device to aid in understanding the informational process necessarily involved in a DM interaction. Again, the point is not that we are trying to invent new physics, rather it is to show the consequences of taking reversibility seriously (and consequently taking conservation of information seriously). You might ask, “Given an event where a photon is absorbed by an electron, what are all the bits of information that the photon communicated?” The answer is, “Four digital messages.” Two of the messages are each just a single bit of information, while the third and fourth messages are normally more than 100 bits of information. Basically, • The first message that is being communicated is the charge state of the proton (or other charged particle) that emitted the photon, represented by one bit. • The second message has to do with the spin; effectively one bit. • The third message is very different, it defines the momentum information or perhaps the velocity information that traveled by photon from the proton to be delivered to the electron. It appears that this message is not a fixed amount of information but it is clear that photons have the capacity to carry a lot of momentum information. • The fourth message is the energy information. In the case of a massive particle this is obvious. Momentum information would suffice for both the third and fourth messages in the case of a photon, but there are good reasons to believe that, somehow, a photon carries velocity information (a directional vector) and energy information separately. When a photon is diffracted, refracted, or reflected, its directional information may change while its energy information may not change in the reference frame of the medium that causes the change in direction. Obviously, the receiving electron can carry away the vector sum of its prior momentum plus the photon’s momentum, but can it carry away both its prior momentum information and the photon’s momentum information? Not very likely. Thus, the infoton/photon pair (one absorbed and the other emitted) allows for the balancing of the two informational equations, which cannot be done with just one electron interacting with one photon. The concept we are trying to explain: things don’t just “happen.” Reversibility needs to be taken seriously at the particle level and not just at the level of the wave function. Assume that the above informational model has some serious deficiencies. Perhaps it gives the wrong answers if both particles are traveling at relativistic speeds. What then? The answer is that both the definition of the infoton in terms of what information it carries, and the definition of the computational process that happens when an informational photon is involved in an interaction with a particle,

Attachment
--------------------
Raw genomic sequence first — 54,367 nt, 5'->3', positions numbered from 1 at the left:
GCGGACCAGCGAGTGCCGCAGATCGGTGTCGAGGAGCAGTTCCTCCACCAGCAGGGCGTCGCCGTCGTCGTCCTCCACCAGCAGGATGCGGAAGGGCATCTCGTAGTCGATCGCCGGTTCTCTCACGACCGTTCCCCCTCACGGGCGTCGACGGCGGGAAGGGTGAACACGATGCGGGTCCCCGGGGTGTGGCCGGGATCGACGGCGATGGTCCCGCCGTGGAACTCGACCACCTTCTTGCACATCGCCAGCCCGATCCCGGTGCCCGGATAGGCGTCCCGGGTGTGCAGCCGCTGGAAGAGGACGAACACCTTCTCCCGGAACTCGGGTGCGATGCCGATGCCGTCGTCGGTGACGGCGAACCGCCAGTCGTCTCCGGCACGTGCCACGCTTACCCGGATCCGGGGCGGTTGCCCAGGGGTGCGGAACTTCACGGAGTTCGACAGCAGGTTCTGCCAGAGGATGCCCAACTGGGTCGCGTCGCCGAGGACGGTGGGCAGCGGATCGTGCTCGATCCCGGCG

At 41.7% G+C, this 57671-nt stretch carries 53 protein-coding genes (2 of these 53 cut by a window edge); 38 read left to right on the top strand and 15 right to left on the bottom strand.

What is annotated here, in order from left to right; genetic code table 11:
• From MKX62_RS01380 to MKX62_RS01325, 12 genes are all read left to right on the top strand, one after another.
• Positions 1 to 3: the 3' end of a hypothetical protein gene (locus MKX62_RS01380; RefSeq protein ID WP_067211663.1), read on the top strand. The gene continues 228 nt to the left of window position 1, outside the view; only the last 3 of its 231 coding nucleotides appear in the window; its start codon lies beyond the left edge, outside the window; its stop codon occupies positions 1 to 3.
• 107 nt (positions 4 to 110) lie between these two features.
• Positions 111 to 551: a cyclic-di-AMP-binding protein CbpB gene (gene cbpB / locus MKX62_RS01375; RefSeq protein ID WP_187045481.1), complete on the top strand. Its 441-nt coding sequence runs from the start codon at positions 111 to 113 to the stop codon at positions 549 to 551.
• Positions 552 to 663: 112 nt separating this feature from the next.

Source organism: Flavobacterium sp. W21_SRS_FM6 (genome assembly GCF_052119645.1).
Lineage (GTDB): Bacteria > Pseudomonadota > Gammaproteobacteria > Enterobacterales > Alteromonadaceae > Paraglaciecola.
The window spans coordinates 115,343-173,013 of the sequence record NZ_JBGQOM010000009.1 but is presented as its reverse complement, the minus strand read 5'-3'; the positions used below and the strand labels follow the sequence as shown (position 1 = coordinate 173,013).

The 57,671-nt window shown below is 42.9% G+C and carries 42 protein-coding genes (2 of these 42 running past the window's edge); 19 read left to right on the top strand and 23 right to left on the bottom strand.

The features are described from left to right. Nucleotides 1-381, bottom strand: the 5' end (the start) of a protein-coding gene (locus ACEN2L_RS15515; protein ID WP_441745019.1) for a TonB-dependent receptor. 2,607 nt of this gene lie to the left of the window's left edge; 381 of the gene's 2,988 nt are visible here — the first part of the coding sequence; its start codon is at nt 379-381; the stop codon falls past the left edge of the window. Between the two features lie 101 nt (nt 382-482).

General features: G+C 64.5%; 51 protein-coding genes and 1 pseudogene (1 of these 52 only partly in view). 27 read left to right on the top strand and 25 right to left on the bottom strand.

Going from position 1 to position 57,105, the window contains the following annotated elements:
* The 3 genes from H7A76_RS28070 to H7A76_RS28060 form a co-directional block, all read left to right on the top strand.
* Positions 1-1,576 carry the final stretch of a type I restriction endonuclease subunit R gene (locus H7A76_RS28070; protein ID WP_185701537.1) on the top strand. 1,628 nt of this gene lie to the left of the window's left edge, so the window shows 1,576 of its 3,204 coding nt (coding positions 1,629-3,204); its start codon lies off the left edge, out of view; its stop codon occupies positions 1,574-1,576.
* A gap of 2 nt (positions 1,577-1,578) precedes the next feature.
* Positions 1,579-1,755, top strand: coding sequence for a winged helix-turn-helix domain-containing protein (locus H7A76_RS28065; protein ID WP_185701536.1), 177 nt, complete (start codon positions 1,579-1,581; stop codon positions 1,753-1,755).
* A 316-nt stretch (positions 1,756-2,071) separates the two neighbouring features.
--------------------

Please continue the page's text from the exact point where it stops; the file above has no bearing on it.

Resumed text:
P1: GDX International Journal of Theoretical Physics [ijtp]

pp830-ijtp-464428

June 12, 2003

240

13:59

Style file version May 30th, 2002

Fredkin